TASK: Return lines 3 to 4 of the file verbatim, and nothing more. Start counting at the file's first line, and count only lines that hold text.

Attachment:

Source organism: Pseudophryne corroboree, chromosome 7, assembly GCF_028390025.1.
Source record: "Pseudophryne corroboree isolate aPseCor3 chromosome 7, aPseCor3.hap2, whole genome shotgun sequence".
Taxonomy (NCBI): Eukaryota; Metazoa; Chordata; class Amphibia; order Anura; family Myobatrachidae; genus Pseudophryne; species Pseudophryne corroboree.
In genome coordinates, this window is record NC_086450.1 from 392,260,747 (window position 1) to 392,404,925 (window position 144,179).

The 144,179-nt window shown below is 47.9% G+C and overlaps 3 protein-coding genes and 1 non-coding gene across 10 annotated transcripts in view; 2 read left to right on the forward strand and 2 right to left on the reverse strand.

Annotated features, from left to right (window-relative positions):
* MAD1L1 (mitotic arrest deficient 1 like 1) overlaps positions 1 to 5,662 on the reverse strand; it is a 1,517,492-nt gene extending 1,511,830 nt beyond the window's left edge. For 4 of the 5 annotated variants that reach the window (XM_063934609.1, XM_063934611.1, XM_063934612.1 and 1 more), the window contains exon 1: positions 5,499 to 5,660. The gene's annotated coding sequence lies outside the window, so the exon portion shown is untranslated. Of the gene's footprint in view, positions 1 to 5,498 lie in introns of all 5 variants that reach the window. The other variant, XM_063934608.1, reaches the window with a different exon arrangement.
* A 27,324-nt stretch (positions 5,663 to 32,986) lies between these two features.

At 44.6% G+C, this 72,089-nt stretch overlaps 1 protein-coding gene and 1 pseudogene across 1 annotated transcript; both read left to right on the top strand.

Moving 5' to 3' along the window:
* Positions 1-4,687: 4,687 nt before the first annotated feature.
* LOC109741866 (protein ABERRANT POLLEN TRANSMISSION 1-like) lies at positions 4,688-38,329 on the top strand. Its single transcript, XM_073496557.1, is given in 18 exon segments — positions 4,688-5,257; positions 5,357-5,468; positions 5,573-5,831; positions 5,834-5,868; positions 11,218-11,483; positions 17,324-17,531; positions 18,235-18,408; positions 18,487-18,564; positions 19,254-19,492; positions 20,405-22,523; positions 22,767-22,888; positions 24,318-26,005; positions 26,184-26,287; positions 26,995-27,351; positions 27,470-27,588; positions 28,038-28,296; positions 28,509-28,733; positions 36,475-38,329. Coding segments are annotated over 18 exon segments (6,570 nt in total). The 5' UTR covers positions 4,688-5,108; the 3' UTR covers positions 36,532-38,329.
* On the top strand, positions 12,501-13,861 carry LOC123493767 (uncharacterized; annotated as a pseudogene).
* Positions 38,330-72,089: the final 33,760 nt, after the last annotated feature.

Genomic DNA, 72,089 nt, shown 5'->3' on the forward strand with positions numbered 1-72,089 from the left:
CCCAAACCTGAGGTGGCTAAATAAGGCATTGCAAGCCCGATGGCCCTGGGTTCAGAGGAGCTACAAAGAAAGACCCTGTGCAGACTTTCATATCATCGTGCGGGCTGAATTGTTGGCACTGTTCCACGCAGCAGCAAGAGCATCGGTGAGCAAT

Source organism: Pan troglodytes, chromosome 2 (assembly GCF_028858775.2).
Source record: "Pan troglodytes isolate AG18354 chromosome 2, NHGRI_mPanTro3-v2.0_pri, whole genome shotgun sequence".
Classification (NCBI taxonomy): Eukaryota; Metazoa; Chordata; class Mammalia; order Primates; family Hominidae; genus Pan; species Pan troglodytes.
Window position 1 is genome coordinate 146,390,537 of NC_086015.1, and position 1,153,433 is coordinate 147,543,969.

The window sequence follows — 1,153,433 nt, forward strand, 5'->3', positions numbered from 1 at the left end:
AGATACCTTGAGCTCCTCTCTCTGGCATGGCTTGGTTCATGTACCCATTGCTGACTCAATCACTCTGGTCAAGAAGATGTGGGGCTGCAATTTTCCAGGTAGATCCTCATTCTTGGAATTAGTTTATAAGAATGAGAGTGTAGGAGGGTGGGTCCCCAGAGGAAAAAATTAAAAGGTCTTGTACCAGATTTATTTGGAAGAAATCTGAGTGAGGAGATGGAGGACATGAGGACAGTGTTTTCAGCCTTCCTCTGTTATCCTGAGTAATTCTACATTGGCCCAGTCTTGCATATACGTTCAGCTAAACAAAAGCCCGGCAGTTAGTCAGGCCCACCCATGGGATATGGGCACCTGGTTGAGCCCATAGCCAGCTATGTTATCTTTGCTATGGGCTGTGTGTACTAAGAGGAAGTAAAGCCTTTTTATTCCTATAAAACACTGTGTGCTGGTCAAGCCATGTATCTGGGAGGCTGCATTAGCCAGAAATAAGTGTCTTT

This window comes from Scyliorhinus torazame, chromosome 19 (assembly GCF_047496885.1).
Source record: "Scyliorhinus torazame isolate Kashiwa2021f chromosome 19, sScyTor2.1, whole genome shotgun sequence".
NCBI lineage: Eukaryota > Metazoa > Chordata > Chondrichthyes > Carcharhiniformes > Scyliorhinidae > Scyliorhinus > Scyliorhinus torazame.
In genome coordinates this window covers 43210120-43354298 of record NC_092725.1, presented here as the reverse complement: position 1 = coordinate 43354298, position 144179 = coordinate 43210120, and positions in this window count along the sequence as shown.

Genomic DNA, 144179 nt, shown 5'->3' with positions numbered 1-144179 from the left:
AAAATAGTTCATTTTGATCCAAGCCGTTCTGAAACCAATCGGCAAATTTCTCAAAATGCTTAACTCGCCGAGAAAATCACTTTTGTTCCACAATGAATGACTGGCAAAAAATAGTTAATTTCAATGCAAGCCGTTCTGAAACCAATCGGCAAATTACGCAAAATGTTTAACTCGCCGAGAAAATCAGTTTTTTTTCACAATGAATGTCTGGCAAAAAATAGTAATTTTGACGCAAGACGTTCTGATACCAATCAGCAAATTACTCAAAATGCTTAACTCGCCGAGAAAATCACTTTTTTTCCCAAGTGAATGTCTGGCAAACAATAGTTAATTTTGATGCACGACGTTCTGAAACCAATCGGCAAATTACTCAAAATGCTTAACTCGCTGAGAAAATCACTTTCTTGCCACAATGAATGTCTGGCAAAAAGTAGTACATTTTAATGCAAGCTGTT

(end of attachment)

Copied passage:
Taxonomy (NCBI): Eukaryota; Metazoa; Chordata; class Amphibia; order Anura; family Myobatrachidae; genus Pseudophryne; species Pseudophryne corroboree.
In genome coordinates, this window is record NC_086450.1 from 392,260,747 (window position 1) to 392,404,925 (window position 144,179).